Public Hospitals: Working Tirelessly in the Darkest Hours | Dedicated Healthcare Professionals

Discover the unwavering dedication of public hospitals and their healthcare professionals who work tirelessly during the darkest hours. Explore the crucial role they play in providing vital medical care and saving lives, even in the most challenging circumstances. Learn about the sacrifices made by these heroes and the invaluable services they provide to our communities.

In the gloom of the Intensive Care Unit, when depression sets in at 2 am, I found myself listening to the conversation between the nurse and the newly arrived patient in the bay next to mine.

“Now can I shine my torch in your eyes?” asked the nurse in his soft, lilting Indian accent. “I’d be pretty stupid,” said the patient, in his stick-dry retort that marked him as a country man, “if I put myself in hospital and refused treatment.”

I was in an hallucinatory state the last time I was in an intensive care unit over a year ago. But this time, after brain surgery, and a dose of steroids that helped keep me awake for nearly 48 hours, I was alert to the miracle of our public health system. Yes, I know it’s plagued by duplication and inefficiency, and could be improved. But it’s precious; it works when you’re very sick. It works for the rich and the poor. When I hear Treasurer Scott Morrison argue the need for spending cuts and dismiss the need to raise revenue, I fear for the public hospitals. Spending cuts always hurt the poor.

It’s not just the extraordinary skill and care of the nursing and medical staff in intensive care that’s so impressive, it’s the nourishment you get from being with ordinary, brave, and frequently elderly patients that’s life-affirming.

“So are these curtains sunproof?” my new neighbour asks the nurse of the hospital issue curtains that separate us. “I might get something like this for the veranda at the property. Break up the monotony.” We’re all here because something’s wrong with our brain. How can he be so chirpy? I don’t know whether to laugh or cry so I try both. I feel better. I hear a short version of his life story, ex-shearer, carer….And then he drops into a deep, rackety sleep. Lucky man.

Since I retired from a job that put me in contact with people from all walks of life, I sometimes feel as if my world has shrunk a little to people just like me. But in ICU and later in the four-bed ward with a woman in her 80s, a man in his 70s, and a young man in his early 20s, I am once again in the midst of life unlike my own.

The courage of ordinary, sick people is awe-inspiring. They talk about giving their kids $100 towards buying a car, how to pay for the taxi home from hospital. The elderly woman, also from the country, is a role model of independence, humour, good sense and resilience. “I’m coming over to say hello,” she says. I want to be just like her, if only I can. It has happened to me once before – when I was 46 and in a public hospital for a breast cancer operation. I found myself sharing a ward with several women from different generations. And in a memorable night, we all talked about our lives and hopes and fears.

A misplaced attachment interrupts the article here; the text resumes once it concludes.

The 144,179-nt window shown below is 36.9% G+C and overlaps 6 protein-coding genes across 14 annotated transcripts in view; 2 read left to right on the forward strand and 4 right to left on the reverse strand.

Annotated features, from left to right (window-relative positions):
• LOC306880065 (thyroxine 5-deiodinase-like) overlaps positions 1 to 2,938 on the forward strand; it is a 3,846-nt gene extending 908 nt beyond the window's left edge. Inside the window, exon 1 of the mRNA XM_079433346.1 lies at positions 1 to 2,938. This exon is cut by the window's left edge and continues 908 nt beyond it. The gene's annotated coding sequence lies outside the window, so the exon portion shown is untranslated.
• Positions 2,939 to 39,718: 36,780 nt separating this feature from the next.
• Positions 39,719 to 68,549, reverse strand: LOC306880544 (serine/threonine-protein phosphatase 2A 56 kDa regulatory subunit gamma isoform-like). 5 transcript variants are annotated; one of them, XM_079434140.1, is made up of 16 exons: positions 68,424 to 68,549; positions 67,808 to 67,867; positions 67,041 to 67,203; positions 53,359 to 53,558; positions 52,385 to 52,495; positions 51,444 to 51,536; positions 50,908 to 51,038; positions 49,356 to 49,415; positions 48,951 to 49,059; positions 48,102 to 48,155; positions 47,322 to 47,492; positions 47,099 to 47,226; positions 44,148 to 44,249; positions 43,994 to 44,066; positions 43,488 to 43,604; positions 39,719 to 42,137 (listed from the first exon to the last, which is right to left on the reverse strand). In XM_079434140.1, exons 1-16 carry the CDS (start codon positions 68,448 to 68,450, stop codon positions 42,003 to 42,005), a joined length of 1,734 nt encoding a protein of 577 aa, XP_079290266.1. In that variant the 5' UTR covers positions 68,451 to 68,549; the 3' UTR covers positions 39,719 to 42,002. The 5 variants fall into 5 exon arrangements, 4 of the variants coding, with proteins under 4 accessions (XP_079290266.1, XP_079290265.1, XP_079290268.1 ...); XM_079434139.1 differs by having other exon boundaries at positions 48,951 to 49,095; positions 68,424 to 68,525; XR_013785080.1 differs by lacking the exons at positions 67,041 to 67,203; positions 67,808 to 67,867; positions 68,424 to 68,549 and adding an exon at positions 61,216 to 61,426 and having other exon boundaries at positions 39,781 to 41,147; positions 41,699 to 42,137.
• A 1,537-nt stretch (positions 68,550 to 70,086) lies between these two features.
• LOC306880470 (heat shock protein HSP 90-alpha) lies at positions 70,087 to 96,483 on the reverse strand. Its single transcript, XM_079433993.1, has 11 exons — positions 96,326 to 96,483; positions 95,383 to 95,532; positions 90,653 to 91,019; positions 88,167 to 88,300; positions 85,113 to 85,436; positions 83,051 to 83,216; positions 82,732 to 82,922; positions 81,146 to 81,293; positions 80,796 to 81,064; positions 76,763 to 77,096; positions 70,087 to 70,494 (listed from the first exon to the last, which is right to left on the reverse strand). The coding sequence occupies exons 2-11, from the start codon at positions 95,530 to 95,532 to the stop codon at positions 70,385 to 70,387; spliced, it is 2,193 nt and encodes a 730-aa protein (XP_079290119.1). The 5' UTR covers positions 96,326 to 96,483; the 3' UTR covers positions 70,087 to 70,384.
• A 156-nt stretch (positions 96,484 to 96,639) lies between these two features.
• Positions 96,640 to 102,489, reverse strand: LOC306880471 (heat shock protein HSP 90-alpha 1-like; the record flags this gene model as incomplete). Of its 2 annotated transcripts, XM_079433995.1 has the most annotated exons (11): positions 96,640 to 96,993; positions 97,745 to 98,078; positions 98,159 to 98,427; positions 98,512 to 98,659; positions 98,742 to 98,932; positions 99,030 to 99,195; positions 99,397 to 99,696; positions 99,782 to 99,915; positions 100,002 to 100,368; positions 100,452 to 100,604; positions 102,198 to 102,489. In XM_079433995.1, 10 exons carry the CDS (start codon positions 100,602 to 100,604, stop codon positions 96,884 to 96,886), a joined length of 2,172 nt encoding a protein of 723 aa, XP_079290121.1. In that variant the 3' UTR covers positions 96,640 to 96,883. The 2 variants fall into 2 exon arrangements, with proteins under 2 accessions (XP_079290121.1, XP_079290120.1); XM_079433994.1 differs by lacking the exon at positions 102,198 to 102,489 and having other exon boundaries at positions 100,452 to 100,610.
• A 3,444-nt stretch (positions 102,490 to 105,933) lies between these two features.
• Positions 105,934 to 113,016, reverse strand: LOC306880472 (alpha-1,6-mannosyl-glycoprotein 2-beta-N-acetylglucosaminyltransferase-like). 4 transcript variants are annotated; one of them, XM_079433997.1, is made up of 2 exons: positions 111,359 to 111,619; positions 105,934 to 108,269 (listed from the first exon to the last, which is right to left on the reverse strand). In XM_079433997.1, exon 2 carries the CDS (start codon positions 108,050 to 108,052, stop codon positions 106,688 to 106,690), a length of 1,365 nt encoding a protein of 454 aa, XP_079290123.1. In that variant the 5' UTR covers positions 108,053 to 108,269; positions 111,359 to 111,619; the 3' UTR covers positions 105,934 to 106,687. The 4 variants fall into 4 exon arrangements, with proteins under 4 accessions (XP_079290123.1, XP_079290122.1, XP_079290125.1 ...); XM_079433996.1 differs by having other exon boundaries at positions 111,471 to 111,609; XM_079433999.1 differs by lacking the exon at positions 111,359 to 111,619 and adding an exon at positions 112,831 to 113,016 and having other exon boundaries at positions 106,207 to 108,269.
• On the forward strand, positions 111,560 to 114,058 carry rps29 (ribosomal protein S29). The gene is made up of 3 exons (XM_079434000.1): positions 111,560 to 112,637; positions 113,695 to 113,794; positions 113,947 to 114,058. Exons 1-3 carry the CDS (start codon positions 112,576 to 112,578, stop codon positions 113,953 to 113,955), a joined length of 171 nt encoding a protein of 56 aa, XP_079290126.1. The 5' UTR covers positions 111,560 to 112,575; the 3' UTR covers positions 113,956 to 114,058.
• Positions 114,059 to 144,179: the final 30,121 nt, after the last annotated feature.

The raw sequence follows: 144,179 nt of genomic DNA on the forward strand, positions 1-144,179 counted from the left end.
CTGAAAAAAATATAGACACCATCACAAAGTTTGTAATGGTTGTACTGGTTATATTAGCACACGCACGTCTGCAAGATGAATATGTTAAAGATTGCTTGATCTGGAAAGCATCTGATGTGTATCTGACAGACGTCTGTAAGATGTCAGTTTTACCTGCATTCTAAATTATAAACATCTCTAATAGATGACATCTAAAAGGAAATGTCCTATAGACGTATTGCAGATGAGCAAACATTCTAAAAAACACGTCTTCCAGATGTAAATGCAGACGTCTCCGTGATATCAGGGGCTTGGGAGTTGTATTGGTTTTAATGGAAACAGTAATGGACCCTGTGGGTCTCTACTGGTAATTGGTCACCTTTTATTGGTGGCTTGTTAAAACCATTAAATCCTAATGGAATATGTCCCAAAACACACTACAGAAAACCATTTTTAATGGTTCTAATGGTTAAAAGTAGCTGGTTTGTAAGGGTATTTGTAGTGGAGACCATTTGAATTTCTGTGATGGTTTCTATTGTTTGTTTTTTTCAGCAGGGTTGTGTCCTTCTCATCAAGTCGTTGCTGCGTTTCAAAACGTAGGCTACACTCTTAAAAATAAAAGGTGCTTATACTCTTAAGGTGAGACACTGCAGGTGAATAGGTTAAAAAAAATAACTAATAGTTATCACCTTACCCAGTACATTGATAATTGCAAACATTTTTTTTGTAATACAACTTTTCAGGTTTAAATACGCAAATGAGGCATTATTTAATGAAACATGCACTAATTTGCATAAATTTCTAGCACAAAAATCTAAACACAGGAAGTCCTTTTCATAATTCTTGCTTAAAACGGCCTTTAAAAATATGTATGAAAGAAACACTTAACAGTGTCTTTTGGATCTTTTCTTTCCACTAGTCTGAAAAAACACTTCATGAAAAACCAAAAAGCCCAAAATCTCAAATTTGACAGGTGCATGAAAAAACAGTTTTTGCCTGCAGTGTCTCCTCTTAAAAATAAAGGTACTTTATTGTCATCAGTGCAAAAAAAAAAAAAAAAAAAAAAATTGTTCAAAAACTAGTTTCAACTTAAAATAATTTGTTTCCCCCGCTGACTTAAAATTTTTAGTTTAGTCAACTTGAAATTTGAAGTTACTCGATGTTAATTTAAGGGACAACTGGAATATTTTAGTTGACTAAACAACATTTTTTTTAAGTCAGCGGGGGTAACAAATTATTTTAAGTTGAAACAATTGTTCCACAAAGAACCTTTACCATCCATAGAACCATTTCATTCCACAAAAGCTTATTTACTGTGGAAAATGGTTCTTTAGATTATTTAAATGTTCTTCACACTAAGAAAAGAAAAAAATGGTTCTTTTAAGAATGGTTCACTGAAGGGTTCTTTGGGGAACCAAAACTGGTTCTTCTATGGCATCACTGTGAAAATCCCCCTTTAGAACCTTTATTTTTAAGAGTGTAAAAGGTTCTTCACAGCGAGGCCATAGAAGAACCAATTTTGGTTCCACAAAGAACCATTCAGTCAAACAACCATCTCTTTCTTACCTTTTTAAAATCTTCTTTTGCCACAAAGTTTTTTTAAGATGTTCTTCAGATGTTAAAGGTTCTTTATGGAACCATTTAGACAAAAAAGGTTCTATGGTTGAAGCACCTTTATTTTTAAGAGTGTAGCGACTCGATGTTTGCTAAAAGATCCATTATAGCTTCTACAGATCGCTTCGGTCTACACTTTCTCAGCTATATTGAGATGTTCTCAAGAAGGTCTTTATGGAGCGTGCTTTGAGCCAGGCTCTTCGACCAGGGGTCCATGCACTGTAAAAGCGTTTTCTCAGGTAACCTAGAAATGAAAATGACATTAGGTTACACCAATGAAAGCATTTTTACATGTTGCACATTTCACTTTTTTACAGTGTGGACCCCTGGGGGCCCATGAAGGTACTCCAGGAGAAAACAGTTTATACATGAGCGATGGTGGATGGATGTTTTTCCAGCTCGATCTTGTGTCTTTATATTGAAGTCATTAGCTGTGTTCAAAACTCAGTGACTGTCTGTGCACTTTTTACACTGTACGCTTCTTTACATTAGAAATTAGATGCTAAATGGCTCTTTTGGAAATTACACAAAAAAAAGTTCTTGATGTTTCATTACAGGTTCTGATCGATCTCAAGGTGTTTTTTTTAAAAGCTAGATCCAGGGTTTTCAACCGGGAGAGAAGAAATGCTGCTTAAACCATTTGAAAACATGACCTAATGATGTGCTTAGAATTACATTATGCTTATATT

Since then I’ve known the immense comfort of the private room in the private hospital. I’m privileged. I have choice. When you’re in a lot of pain, and need an extended stay, it’s a good place to be. You don’t necessarily want to see another patient – and you most assuredly don’t.

But what I gained from my three nights in one of Sydney’s best public hospitals was more than just excellent care. (And yes I did pay to have my own choice of surgeon though in the end the choice is hardly a considered one.)

Being with the other patients has helped my recovery process, made me feel grateful, reminded me of what so many contend with, especially of how the older generation tend not to be whingers, are made of hardier stuff. It’s a life lesson.

It also gave me enormous respect for the staff. Some patients are a little crazy, some wander with dementia, the cultural issues are complex. I have no idea how the staff copes with such patience. And it remains a mystery how in my experience, from admission to discharge, the system worked so efficiently.

Yes, improve the public hospital system. But in doing so, in searching for savings, Mr Morrison, don’t tear it down, don’t destroy another public institution. Don’t take short cuts with training our nursing staff. Don’t let the dollar rule. Take great care of our public hospitals. When you’re sick it’s such a re-assurance to know you have the best of care. Everyone, rich and poor, deserves nothing less.

Just remember should you find yourself in the public ward, the food looks as if it will kill you. But it’s probably not what’s going to do you in.

What’s your experience of public hospitals? Please leave a comment.

Coming of Age is updated every Monday. Click ‘subscribe for free’ to have it emailed to you.

[wpforms id="150" title="false" description="false"]

Adele Horin

Adele Horin

Adele Marilyn Horin was an Australian journalist. She retired in 2012 as a columnist and journalist for The Sydney Morning Herald. A prolific and polarising writer on social issues, she was described as "the paper's resident feminist.